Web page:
Lenovo ThinkPad T400s Multi-Touch Notebook Review

Lenovo ThinkPad T400s Multi-Touch Notebook Review

In case you haven't noticed, Lenovo has a thing for re-introducing machines with a tweak here or there and maybe a dash of new functionality. The IdeaPad S10-2 is a great example of that, as is the partially-new, multi-touch ThinkPad T400s. Frankly, the ThinkPad T400s that emerged in June wasn't all that different than the original ThinkPad T400. The T400s offered a slimmer profile, a tweaked keyboard, a few new internal hardware upgrades and optional WAN connectivity. The new T400s, which is equipped with Windows 7 and a multi-touch display, adds one major feature: touch.

But really, is adding touch input to an already decent notebook enough to make you think twice about buying a Lenovo? Or better yet, could it convince existing T400 and T400s owners to upgrade? In the pages to come, we'll take a look at how think machine performs with a new operating system. Unlike the original T400s that we reviewed earlier in the summer, our multi-touch T400s shipped with Windows 7 Professional, whereas the earlier T400s shipped with a variety of Vista options...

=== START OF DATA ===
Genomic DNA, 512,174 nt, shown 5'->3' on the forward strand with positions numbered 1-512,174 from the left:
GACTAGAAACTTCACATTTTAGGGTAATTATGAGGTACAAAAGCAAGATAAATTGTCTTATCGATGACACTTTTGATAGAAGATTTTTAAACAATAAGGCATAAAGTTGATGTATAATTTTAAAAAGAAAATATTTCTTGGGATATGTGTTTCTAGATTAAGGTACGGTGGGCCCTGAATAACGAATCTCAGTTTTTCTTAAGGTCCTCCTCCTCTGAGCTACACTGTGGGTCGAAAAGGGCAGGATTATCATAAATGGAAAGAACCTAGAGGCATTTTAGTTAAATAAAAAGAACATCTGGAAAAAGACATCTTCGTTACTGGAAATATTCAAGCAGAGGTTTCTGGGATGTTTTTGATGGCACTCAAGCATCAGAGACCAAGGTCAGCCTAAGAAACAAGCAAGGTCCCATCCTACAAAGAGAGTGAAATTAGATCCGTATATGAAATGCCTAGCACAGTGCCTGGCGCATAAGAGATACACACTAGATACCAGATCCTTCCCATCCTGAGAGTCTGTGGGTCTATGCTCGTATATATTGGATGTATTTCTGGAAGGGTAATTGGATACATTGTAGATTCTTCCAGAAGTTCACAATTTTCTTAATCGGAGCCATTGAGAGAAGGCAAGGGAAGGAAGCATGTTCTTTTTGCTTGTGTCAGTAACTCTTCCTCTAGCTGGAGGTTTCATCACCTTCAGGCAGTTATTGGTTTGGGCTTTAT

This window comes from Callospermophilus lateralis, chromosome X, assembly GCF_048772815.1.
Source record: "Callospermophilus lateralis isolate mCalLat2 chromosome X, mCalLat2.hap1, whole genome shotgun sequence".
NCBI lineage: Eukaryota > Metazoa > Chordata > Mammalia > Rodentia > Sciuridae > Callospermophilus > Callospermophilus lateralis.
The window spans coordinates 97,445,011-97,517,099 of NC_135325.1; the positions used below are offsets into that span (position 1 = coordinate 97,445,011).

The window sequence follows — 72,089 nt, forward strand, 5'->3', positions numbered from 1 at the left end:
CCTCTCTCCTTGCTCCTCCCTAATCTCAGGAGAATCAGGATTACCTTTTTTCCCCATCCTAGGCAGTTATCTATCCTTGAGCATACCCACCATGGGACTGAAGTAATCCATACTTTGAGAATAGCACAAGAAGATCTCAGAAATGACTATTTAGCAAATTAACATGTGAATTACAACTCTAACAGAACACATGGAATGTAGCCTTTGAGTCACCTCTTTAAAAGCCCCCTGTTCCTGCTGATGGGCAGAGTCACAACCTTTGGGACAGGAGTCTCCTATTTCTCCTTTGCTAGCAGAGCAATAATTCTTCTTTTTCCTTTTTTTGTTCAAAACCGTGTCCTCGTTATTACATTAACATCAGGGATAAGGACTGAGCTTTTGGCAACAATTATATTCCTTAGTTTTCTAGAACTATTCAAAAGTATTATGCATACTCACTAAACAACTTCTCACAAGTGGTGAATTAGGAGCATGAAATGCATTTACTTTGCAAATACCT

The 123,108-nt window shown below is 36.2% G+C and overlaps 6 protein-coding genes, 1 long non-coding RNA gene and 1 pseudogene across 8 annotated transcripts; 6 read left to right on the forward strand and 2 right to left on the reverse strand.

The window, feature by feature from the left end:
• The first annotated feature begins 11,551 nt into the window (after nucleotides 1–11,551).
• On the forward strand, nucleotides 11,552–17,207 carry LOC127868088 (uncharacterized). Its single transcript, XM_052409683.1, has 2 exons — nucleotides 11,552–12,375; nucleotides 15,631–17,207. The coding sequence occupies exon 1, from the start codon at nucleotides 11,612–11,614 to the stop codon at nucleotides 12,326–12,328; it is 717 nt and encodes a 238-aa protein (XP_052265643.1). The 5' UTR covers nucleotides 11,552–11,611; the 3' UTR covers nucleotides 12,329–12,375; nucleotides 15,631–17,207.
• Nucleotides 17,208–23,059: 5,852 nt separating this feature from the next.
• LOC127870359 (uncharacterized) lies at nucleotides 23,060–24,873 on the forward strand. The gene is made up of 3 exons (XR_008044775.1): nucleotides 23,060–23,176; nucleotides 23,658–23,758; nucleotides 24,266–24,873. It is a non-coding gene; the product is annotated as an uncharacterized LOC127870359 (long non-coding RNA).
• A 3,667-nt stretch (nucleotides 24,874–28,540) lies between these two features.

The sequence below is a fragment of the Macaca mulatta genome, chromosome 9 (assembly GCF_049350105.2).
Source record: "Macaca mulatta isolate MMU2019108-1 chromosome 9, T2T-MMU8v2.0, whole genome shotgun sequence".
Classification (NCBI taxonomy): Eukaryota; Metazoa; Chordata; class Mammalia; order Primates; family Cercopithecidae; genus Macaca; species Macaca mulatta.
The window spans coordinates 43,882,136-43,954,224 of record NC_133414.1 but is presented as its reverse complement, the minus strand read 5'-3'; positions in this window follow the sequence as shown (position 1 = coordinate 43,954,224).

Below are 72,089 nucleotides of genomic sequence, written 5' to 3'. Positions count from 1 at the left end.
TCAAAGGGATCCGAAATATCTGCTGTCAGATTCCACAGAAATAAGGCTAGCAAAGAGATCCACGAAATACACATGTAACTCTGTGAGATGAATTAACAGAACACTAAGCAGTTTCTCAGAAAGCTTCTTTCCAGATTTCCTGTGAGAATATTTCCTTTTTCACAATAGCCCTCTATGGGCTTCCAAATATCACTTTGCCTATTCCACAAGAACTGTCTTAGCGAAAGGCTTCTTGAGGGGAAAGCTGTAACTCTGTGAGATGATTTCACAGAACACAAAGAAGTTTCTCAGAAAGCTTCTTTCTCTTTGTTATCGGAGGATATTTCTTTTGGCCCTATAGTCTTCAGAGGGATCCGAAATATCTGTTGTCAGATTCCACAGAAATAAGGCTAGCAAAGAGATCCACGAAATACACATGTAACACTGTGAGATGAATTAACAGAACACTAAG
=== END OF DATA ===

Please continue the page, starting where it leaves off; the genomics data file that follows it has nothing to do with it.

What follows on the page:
Lenovo ThinkPad T400s Multi-Touch Notebook Review

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Does anyone still buy Lenovo (IBM Thinkpads) for personal use? I thought it was always given by the office? ;)

Atleast I for one would not get a Lenovo outta my money.

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Article:
and you'll notice that the screen doesn't quite recognize our inputs 100% of the time when aiming for small corners and the like.

I have used a lot of touch screens at work and trust me. None of them do.

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